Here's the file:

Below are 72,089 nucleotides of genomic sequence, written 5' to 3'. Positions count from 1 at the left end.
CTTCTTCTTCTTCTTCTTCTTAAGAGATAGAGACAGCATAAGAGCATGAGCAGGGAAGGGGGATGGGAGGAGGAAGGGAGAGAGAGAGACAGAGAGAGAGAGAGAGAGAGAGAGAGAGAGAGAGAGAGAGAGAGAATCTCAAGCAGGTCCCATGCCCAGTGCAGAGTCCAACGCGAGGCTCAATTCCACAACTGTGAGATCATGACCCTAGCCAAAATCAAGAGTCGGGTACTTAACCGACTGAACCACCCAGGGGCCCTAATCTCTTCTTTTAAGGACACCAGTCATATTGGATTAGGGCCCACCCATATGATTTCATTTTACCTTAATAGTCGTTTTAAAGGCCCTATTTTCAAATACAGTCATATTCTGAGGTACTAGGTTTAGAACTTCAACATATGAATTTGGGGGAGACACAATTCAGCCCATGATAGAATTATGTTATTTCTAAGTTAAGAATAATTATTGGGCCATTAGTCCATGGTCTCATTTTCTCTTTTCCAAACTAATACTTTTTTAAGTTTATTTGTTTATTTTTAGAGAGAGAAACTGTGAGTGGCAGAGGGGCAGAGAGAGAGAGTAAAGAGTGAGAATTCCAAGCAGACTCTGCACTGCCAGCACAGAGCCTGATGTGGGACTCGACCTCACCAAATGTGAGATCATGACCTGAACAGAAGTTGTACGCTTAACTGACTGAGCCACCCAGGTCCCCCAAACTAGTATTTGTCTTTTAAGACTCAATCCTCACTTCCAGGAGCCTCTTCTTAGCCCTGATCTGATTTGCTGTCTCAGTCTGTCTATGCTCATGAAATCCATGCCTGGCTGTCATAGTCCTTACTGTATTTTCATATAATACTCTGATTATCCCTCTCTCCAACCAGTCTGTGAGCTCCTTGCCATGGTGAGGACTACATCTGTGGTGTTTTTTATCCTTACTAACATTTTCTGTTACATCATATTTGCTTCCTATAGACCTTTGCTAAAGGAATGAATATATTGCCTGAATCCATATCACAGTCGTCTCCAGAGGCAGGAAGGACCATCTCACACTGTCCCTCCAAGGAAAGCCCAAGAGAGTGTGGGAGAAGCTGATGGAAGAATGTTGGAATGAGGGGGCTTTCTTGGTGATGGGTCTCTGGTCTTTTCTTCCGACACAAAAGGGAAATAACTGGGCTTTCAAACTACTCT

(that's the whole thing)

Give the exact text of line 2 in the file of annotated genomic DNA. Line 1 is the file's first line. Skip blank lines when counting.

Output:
CTTCTTCTTCTTCTTCTTCTTAAGAGATAGAGACAGCATAAGAGCATGAGCAGGGAAGGGGGATGGGAGGAGGAAGGGAGAGAGAGAGACAGAGAGAGAGAGAGAGAGAGAGAGAGAGAGAGAGAGAGAGAGAGAATCTCAAGCAGGTCCCATGCCCAGTGCAGAGTCCAACGCGAGGCTCAATTCCACAACTGTGAGATCATGACCCTAGCCAAAATCAAGAGTCGGGTACTTAACCGACTGAACCACCCAGGGGCCCTAATCTCTTCTTTTAAGGACACCAGTCATATTGGATTAGGGCCCACCCATATGATTTCATTTTACCTTAATAGTCGTTTTAAAGGCCCTATTTTCAAATACAGTCATATTCTGAGGTACTAGGTTTAGAACTTCAACATATGAATTTGGGGGAGACACAATTCAGCCCATGATAGAATTATGTTATTTCTAAGTTAAGAATAATTATTGGGCCATTAGTCCATGGTCTCATTTTCTCTTTTCCAAACTAATACTTTTTTAAGTTTATTTGTTTATTTTTAGAGAGAGAAACTGTGAGTGGCAGAGGGGCAGAGAGAGAGAGTAAAGAGTGAGAATTCCAAGCAGACTCTGCACTGCCAGCACAGAGCCTGATGTGGGACTCGACCTCACCAAATGTGAGATCATGACCTGAACAGAAGTTGTACGCTTAACTGACTGAGCCACCCAGGTCCCCCAAACTAGTATTTGTCTTTTAAGACTCAATCCTCACTTCCAGGAGCCTCTTCTTAGCCCTGATCTGATTTGCTGTCTCAGTCTGTCTATGCTCATGAAATCCATGCCTGGCTGTCATAGTCCTTACTGTATTTTCATATAATACTCTGATTATCCCTCTCTCCAACCAGTCTGTGAGCTCCTTGCCATGGTGAGGACTACATCTGTGGTGTTTTTTATCCTTACTAACATTTTCTGTTACATCATATTTGCTTCCTATAGACCTTTGCTAAAGGAATGAATATATTGCCTGAATCCATATCACAGTCGTCTCCAGAGGCAGGAAGGACCATCTCACACTGTCCCTCCAAGGAAAGCCCAAGAGAGTGTGGGAGAAGCTGATGGAAGAATGTTGGAATGAGGGGGCTTTCTTGGTGATGGGTCTCTGGTCTTTTCTTCCGACACAAAAGGGAAATAACTGGGCTTTCAAACTACTCT